How In-Home Care Can Assist Seniors with Hearing Loss Issues

How In-Home Care Can Assist Seniors with Hearing Loss Issues

 March 16, 2023

A man with glasses and a woman are talking

According to the National Institute of Aging, one in three adults aged 65-74 has hearing loss, and nearly half of those over 75 have difficulty hearing. Despite these statistics, many hearing issues go unnoticed, especially in seniors who live alone. Monitoring of hearing issues and other common concerns that come with aging can occur with in-home care professionals added to seniors’ daily routines.

Addressing the Issue Early Is Crucial

Some people might not realize that the term “if you don’t use it, you will lose it” applies to hearing as well. They also might not understand that the ability to hear isn’t solely dependent on the ear. The brain is needed as well. When the auditory cortex stops receiving messages, its functioning decreases, causing difficulty in processing messages.

For this reason, noticing hearing loss as early as possible is important to decrease further loss. Also, seniors with hearing issues tend to withdraw socially, which can lead to depression and limited use of the sense, furthering the impact on the auditory cortex.

Be Proactive When Discussing Hearing Loss

Unfortunately, hearing loss is one of those things that might fly under the radar during routine check-ups. Loved ones need to assess the situation with seniors and their in-home care providers to discuss concerns with medical professionals. The key here is working with the home care team, as many seniors might immediately overlook an issue with hearing loss.

Not Everyone Will Benefit From Hearing Aids

Hearing aids have wonderful success for many people but are not the only option. Nor are they the best option for some. The issues with hearing aids are that they take time and practice to work effectively. This might be a problem for seniors who live alone or have cognitive issues such as memory loss. For seniors to properly adjust and use their hearing aids, they must actively be involved in conversations. This can occur on a more frequent basis when they remain socially active or have an in-home care professional working with them.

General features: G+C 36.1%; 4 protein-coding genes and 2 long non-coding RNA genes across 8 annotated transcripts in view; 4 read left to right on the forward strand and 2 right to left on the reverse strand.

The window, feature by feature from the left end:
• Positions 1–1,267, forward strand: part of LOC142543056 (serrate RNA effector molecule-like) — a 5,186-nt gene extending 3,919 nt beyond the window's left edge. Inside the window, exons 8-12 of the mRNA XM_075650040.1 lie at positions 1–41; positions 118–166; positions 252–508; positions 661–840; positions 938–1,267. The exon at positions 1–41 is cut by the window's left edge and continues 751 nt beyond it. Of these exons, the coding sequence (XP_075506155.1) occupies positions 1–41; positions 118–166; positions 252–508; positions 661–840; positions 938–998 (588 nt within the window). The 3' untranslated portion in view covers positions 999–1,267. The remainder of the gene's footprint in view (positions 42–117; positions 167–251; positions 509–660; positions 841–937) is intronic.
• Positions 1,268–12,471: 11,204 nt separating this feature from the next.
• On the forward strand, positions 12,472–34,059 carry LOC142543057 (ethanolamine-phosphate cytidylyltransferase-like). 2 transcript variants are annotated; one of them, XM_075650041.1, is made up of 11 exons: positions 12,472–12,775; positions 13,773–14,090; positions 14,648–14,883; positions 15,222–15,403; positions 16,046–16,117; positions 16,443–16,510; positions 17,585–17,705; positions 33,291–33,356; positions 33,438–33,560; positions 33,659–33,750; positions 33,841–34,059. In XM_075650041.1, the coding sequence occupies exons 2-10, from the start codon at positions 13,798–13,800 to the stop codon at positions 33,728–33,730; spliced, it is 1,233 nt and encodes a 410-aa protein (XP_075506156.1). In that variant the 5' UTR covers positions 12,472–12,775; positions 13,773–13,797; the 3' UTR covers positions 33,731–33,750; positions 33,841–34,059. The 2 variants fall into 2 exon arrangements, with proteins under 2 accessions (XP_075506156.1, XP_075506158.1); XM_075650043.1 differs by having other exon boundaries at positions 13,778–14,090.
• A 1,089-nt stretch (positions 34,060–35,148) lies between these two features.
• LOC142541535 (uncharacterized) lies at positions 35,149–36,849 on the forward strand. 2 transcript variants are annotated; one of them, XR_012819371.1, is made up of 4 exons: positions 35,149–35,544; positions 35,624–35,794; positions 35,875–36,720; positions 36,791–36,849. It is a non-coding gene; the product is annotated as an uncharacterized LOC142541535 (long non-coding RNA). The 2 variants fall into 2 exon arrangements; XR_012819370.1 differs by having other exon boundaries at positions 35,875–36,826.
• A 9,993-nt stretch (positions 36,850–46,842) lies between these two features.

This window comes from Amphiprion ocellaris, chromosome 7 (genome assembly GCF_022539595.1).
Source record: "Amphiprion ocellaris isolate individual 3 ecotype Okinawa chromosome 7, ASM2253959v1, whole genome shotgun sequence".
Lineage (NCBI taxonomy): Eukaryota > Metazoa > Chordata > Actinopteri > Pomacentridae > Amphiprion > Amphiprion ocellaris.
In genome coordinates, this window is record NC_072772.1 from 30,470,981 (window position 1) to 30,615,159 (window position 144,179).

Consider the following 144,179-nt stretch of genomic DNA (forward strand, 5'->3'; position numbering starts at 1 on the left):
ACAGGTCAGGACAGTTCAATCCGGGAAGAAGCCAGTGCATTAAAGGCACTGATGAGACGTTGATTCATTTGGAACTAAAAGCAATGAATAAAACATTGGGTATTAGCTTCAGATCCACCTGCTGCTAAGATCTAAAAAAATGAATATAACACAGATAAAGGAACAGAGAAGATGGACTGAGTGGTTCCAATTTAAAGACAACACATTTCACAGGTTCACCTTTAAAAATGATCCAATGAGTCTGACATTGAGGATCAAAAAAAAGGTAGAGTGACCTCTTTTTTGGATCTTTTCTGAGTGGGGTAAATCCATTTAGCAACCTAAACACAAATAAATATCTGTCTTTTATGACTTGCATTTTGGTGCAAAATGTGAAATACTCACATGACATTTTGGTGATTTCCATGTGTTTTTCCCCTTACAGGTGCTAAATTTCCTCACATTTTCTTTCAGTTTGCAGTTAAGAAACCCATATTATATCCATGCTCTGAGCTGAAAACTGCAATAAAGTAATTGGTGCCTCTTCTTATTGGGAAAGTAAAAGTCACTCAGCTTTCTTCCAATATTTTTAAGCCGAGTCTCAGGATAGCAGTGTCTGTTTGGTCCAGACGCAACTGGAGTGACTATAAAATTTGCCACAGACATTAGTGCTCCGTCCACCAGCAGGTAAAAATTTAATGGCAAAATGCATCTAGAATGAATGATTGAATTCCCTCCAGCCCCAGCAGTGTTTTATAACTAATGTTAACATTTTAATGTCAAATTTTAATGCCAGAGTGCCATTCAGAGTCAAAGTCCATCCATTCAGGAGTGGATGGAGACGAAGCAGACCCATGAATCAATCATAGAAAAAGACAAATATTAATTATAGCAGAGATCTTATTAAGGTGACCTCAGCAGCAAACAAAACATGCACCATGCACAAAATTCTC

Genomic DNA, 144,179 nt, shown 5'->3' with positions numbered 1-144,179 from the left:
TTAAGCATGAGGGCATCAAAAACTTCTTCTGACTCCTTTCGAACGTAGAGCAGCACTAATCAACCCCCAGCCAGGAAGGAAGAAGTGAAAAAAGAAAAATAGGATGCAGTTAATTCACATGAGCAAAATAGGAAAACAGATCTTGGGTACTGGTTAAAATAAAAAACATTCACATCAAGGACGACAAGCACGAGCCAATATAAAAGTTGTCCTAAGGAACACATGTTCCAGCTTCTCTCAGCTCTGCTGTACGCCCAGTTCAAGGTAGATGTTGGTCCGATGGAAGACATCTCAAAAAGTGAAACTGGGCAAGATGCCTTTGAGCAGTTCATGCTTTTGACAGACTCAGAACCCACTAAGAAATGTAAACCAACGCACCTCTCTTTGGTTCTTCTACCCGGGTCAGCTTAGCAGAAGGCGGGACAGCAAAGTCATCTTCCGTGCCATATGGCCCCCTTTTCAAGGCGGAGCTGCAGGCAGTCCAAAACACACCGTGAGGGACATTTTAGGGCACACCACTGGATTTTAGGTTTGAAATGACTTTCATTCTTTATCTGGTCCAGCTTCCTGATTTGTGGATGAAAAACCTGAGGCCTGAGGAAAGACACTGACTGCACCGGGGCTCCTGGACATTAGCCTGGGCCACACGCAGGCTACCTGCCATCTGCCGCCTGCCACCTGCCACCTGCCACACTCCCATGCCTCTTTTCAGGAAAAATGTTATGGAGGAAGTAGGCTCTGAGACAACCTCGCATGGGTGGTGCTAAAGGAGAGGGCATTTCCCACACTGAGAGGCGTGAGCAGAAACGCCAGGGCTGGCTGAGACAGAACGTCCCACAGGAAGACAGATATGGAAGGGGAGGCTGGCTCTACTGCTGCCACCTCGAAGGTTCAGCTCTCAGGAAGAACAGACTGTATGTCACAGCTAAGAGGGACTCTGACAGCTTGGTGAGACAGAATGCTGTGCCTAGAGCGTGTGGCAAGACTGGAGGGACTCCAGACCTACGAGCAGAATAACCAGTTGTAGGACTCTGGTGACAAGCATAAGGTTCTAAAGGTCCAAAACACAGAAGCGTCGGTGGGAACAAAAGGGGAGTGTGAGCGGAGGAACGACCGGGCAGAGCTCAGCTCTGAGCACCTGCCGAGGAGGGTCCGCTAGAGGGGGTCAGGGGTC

Additionally, seniors must maintain hearing aids, including changing batteries, making necessary adjustments, and updating or keeping track of the devices. Seniors might also feel embarrassed wearing hearing aids and tend only to use them when multiple people are around. This slows the adjustment process and increases their frustration with hearing aids.

Multiple devices are available for hearing loss, including assistive devices for electronics and amplification devices. Paying attention to the environment also helps ensure the area for conversation is quiet and that seniors are facing those speaking.

Age-Related Hearing Loss Causes Distortion

Seniors often become frustrated when asked if they can hear. The problem isn’t whether they can hear; they do not understand what is being said. Age-related hearing loss affects how speech is perceived, leading to distortion. This distortion is especially evident with high-frequency sounds.

This situation is explained further when loved ones understand that many consonants are considered high-frequency, meaning that much of the speech seniors interact with is distorted. Additionally, younger voices are often high-pitched, furthering the inability to process what is being said.

In-home care professionals can help monitor situations with hearing loss to ensure that concerns are addressed quickly. Although hearing loss is common with age, some steps can be taken to ensure a proper understanding of the situation and devices that can help with loss. As hearing loss can lead to depression and safety issues, it is essential to monitor this issue consistently.

If you or an aging loved one are considering hiring In-Home Care in Oakland, PA, please contact the caring staff at In-Home Quality Care today. Serving the Greater Pittsburgh Area since 1990! Call 412-421-5202

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